A controversial bid to extend the life of an Glasgow landfill site — which residents complain causes “horrendous” smells — has sparked calls for a public hearing.
Patersons of Greenoakhill Ltd wants to increase the capacity of the Hamilton Road site, but hundreds of people have objected to the plan.
Now, two SNP councillors, Alex Kerr and Laura Doherty, are urging the city’s planning committee to hold a hearing so neighbours can “make their voices heard”.
Cllr Kerr said residents have “made their position towards the proposed extension to Patersons’ landfill crystal clear — they have had enough”.
“Over 270 representations have been made to the application and the vast majority object to it.”
People in Broomhouse, Mount Vernon, Baillieston and Swinton have complained about the odour and the impact of heavy goods vehicles on roads.
Patersons’ plan to extend the operation of the “valuable” site by another two to four years, and expect “significant continued demand”.
One objector, Audrey McGuinness, described the site as “a blight on our community” which causes “numerous issues” such as “noise, heavy traffic, road conditions, dust and litter”.
“There is also a considerable and significant impact from regular and prolonged horrendous odours.”
Another resident, Russell Reid, said: “I regularly cannot have my windows open at home without offensive odours from the site entering my home.”
He added dust from the site covers cars, windows, roads and pavements.
Patricia Boateng’s objection stated: “I can’t use my garden during the nice weather and I can’t hang a washing out.
“My clothes end up smelly and have to be washed again.”
Elaine Campbell added: “The stench is vile and I cannot open windows, sit in my lovely garden areas, or hang out washing as the air is putrid.
“There are also an incredible amount of flies and bluebottles that amass in my garden. It’s disgusting.”
Patersons intends to increase the capacity of existing landfill waste containment cells to extend operation by “an additional two to four years” before “ceasing waste filling operations”.
In its application, the company said, once landfill operations cease, the site will be “fully restored to accessible greenspace and an expanded Greenoakhill forest”.
It added: “It is clear to the applicant and encouraging for the environment that alternative waste management processes are being developed to replace the need for landfill.”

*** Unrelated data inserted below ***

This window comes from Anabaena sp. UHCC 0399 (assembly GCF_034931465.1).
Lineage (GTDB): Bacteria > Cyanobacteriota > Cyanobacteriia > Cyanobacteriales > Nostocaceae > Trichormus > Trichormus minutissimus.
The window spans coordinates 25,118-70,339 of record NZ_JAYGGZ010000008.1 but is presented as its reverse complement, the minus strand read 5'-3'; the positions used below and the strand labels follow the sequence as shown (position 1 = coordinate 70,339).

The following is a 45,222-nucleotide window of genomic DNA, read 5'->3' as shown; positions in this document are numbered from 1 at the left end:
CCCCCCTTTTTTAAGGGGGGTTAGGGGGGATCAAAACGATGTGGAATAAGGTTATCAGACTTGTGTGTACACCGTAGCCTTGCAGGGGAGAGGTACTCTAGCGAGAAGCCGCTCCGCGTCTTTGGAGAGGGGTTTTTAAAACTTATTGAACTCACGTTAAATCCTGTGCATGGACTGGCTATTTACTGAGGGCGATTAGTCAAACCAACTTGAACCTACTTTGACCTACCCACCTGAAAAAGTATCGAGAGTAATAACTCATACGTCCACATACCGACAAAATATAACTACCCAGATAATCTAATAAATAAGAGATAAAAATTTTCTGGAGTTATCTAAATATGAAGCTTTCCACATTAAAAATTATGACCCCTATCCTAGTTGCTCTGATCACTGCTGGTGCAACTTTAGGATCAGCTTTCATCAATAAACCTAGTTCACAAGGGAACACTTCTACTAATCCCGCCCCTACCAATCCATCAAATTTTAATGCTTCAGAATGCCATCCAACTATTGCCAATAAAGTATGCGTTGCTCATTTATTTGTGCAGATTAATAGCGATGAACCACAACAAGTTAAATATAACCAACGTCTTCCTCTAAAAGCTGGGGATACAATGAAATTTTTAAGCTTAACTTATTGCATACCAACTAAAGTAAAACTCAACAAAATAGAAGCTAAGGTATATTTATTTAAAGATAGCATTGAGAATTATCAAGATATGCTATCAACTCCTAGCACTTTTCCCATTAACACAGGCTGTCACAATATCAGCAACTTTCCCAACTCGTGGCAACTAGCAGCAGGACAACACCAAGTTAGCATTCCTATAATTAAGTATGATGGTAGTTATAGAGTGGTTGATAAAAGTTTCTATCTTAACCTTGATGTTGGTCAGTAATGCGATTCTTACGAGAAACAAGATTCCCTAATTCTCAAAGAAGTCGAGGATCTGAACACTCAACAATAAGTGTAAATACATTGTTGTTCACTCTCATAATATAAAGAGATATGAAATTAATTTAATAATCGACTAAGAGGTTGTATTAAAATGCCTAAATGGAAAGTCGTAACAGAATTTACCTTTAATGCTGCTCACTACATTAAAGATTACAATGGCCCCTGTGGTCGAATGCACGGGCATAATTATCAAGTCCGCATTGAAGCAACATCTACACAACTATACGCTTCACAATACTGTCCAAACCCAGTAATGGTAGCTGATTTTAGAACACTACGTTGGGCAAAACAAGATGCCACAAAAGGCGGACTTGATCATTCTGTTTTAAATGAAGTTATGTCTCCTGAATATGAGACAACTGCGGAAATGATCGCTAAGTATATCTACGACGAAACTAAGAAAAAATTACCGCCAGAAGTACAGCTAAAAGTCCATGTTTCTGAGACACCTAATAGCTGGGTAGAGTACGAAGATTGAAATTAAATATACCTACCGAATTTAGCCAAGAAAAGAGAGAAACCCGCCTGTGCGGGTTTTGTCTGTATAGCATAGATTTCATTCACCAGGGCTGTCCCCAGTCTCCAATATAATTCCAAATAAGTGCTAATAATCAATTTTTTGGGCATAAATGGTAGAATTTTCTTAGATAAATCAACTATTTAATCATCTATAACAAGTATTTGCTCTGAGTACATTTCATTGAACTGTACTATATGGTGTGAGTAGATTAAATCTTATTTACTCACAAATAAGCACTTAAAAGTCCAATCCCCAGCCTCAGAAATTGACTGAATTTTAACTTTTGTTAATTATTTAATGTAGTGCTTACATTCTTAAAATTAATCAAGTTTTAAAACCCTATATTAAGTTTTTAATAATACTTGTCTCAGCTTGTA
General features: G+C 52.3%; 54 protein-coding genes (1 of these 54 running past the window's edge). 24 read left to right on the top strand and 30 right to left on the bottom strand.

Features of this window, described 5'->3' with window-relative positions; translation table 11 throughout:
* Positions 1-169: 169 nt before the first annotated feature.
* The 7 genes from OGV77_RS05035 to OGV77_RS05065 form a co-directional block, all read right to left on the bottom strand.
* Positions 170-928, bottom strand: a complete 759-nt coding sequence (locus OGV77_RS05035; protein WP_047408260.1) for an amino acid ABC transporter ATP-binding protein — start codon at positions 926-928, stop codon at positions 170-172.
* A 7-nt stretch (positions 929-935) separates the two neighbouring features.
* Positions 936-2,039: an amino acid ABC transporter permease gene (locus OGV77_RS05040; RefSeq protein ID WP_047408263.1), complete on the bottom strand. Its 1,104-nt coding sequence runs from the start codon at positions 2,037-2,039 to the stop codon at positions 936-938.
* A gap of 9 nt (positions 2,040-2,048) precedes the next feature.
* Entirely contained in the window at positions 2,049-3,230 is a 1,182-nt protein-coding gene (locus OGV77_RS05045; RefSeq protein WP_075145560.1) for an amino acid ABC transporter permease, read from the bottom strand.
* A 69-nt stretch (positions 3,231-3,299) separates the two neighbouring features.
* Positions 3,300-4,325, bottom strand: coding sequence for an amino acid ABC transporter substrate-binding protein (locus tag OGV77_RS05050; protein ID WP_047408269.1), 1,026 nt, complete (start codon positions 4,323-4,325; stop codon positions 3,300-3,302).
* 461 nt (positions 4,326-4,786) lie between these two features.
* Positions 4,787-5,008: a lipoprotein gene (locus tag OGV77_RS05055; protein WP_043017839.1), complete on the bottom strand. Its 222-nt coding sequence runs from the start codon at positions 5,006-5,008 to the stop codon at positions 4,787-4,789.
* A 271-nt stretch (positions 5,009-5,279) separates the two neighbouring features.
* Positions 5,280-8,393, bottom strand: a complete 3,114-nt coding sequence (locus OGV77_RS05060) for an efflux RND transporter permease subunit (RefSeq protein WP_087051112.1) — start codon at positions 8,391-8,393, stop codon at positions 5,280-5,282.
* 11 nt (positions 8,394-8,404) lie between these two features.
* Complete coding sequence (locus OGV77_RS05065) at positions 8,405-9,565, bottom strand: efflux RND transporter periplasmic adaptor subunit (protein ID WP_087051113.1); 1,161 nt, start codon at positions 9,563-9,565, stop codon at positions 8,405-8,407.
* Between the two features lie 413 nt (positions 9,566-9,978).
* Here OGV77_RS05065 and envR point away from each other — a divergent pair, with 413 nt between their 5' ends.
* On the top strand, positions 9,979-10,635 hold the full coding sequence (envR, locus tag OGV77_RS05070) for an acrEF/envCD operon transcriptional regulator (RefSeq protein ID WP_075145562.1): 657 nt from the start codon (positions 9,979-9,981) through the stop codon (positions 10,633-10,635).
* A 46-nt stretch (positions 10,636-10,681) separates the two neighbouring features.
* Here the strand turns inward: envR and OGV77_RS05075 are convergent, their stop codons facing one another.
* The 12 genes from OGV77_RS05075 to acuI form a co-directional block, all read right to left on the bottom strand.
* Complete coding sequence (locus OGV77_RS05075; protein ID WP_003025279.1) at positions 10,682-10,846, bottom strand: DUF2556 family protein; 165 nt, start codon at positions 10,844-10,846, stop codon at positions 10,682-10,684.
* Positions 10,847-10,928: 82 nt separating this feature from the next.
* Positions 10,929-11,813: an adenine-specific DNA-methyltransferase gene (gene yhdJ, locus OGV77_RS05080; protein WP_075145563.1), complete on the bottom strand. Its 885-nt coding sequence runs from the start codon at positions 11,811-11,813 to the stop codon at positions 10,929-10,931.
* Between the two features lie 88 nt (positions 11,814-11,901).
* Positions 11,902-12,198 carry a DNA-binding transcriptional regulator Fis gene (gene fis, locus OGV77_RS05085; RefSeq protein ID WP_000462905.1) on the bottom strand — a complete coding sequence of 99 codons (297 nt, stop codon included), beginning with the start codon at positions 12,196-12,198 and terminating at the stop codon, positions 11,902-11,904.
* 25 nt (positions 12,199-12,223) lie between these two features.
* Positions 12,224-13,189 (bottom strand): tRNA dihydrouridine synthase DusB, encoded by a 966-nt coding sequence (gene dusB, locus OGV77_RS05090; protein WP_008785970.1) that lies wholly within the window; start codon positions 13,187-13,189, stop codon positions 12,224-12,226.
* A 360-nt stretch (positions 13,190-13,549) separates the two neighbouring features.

However, the applicant expects there “will be significant continued demand from its customers… beyond December 2025”. “Appropriate measures for the safe disposal of waste should be retained until alternative facilities are fully operational.”
The application stated the site is “ideally located” and “considered to be an environmentally suitable and efficient solution” for the area’s landfilling requirements.
The Scottish Environment Protection Agency (SEPA) served a partial suspension notice on Patersons in January, requiring the firm to take steps to “prevent offensive off site odour”.
It was lifted in February, allowing the company to accept all waste allowed under its permit. Patersons apologised for the smell in late 2022 and said site infrastructure had been upgraded.
SEPA previously fined Patersons £6,200 for a breach of its permit which resulted in offensive odour affecting local communities for eight days in June 2021.
Cllr Doherty and Cllr Kerr are among several Glasgow politicians to oppose the planning application, including Labour councillors Frank McAveety and Kevin Lalley, Conservative councillors Thomas Kerr and John Daly and Green councillor Jon Molyneux.
Cllr Doherty said: “It is crucial that the communities like Mount Vernon who have had to put up with this impact of the landfill over the years are able to have a direct input into this process.”
Alongside Cllr Kerr, she has emailed the planning committee to request members arrange a visit to the site then hold a hearing, which would allow those for and against the proposal to speak.
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